They also noted that the same argument applied in relation to liquefaction, and that therefore both increased flooding vulnerability and increased liquefaction vulnerability is natural disaster damage to residential land.
Counsel appearing on behalf of various homeowners also argued that increased flooding vulnerability and increased liquefaction vulnerability is natural disaster damage to residential buildings, even where a house has sustained no physical damage, but has merely “ridden down” with the land. The Court disagreed with this approach, and said that:
“Where there has been physical damage to land resulting in subsidence, but there has been no change to the physical state or integrity of the structure or materials that comprise the body of the house erected on the land including its foundations, we consider that this should be regarded as damage to the residential land, not to the residential building. We consider that this fits with the scheme of the Act which is unusual, if not unique, in providing separate cover for residential land and for residential buildings.”
Jurisdiction to make the declarations sought
The High Court reaffirmed the view of the Supreme Court in Mandic v Cornwall Park Trust Board  NZSC 135,  2 NZLR 194 that a declaratory judgment may be given in anticipation of an act which has not yet been done. They said that:
“We are satisfied that, while this Court should be reluctant to deal with academic questions, or applications that do no more than to ask the Court to provide an advisory opinion, there is a sufficient evidential foundation on which appropriate declarations could be granted.”
The policy proposed by EQC covered both how to determine whether land has suffered an increase in flooding vulnerability, and then how claims for that land can be resolved.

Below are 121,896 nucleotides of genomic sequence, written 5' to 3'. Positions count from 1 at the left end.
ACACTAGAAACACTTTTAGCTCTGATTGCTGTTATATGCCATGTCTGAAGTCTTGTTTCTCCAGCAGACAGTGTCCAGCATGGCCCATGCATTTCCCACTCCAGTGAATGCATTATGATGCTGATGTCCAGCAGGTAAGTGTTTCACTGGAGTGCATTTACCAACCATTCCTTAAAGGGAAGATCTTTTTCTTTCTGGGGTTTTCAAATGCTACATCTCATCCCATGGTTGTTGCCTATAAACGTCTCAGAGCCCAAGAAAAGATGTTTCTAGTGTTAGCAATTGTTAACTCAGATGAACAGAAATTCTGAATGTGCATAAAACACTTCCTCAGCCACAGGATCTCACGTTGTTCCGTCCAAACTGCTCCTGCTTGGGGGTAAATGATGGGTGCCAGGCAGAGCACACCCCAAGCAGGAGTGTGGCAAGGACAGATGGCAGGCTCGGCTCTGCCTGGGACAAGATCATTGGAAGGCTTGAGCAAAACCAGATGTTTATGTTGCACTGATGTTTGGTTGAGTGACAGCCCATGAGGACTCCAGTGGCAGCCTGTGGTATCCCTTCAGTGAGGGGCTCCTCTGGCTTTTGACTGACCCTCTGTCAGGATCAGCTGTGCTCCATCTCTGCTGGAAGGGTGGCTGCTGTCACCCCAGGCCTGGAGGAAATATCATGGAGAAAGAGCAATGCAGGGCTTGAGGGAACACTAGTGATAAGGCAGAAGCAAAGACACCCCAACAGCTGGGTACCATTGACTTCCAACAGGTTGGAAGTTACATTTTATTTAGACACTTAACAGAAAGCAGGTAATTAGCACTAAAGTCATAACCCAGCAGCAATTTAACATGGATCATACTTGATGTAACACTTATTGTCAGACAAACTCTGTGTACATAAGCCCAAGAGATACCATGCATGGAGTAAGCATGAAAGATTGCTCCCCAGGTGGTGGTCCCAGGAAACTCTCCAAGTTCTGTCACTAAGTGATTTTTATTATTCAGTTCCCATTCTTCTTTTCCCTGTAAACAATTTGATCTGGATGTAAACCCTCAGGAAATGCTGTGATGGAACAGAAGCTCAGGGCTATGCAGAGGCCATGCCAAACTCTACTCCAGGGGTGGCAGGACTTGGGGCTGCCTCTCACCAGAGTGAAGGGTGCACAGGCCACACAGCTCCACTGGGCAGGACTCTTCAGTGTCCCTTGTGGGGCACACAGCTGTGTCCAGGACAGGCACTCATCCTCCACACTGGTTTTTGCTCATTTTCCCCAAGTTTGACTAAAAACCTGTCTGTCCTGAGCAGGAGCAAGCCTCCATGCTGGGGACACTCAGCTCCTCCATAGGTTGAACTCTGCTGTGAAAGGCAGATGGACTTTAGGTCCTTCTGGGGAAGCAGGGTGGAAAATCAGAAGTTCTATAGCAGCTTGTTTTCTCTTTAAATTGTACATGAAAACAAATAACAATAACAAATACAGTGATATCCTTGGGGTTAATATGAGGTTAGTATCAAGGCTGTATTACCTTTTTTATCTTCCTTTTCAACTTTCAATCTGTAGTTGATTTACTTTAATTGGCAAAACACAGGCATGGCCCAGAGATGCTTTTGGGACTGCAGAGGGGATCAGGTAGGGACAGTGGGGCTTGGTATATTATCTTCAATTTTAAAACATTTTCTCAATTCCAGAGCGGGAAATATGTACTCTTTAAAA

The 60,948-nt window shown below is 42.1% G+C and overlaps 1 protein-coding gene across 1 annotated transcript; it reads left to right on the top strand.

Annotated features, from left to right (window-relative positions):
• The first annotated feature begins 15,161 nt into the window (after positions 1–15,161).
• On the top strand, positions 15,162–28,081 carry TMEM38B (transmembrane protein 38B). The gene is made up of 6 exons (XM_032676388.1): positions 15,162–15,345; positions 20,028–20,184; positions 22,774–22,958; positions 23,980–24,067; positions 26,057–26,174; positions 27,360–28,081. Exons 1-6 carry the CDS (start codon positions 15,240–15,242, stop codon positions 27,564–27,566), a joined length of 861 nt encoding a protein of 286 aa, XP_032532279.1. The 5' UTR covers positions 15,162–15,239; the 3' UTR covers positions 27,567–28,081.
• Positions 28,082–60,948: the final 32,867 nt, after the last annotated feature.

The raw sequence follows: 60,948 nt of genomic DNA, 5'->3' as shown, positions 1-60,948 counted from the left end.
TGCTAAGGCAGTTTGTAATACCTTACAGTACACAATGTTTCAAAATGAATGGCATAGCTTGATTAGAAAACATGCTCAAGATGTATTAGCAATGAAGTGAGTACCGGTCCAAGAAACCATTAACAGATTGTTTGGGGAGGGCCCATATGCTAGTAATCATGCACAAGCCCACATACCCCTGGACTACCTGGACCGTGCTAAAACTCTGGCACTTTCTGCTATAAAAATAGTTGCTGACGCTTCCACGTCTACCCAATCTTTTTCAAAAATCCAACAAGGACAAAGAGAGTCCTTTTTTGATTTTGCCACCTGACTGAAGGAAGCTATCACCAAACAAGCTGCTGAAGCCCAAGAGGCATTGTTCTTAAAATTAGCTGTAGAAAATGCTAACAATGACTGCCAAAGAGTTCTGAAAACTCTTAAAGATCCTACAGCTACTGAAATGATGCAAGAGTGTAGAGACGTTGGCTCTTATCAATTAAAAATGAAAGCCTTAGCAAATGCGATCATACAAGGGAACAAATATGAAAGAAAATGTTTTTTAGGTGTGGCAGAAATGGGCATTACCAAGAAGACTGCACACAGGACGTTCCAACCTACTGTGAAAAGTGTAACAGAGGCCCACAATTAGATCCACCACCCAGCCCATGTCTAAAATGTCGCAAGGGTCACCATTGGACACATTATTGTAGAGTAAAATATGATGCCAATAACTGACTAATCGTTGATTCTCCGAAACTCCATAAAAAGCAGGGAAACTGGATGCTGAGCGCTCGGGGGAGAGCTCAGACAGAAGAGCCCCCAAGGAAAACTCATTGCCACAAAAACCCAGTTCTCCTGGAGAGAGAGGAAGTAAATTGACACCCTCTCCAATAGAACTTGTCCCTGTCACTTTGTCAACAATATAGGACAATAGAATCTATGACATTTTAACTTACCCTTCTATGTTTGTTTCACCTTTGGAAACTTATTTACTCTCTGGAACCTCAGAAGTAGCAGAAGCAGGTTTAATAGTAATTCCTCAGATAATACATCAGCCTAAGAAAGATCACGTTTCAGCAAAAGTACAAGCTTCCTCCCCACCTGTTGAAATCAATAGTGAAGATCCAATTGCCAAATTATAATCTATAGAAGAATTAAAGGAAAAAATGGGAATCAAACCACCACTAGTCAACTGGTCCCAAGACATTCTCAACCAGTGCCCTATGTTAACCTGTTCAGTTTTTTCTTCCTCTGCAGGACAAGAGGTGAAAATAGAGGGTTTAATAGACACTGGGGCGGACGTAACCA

Land will be determined to have increased flooding vulnerability if they satisfy the threshold tests in relation to movement of land (in total and for one event), observable land damage, and diminution in value of the property. The policy also provides for exceptions where land does not pass all of the threshold tests.
Settlement of claims is proposed to be on the following basis:
- if the residential building would need to be removed in order to enable repairs to the land to address the increased flooding vulnerability, EQC will settle based on the diminution of value;
- if resource consent would be required in order to enable repairs to the land to address the increased flooding vulnerability, EQC will settle based on the diminution of value, unless the claimant demonstrates that he or she can obtain resource consent and will effect the repairs;
- if the residential land has been sold by the claimant after the earthquake event recognised as causing increased flooding vulnerability, EQC will settle based on the diminution of value;
- in all other cases, EQC will pay the repair cost unless that cost is disproportionate to the diminution of value, having regard to the circumstances of the claimant (including his or her stated intentions in relation to repair of the land).
The reason for claims to be settled on this basis is recorded by the Court as follows:
“The most obvious way of remediating land that has sustained Increased Flooding Vulnerability is to raise it to its pre-earthquake level by overlaying it with compacted soil. However, this will often not be feasible. In many cases it would require removing the house, any other structures, and trees and gardens. Further, placing significant quantities of fill on land can create geotechnical problems affecting its stability, including by increasing its vulnerability to lateral spreading and settlement in the event of a further earthquake causing liquefaction of the underlying soil. This is obviously a serious issue with land that is already prone to liquefaction, as is the case with many of the affected properties.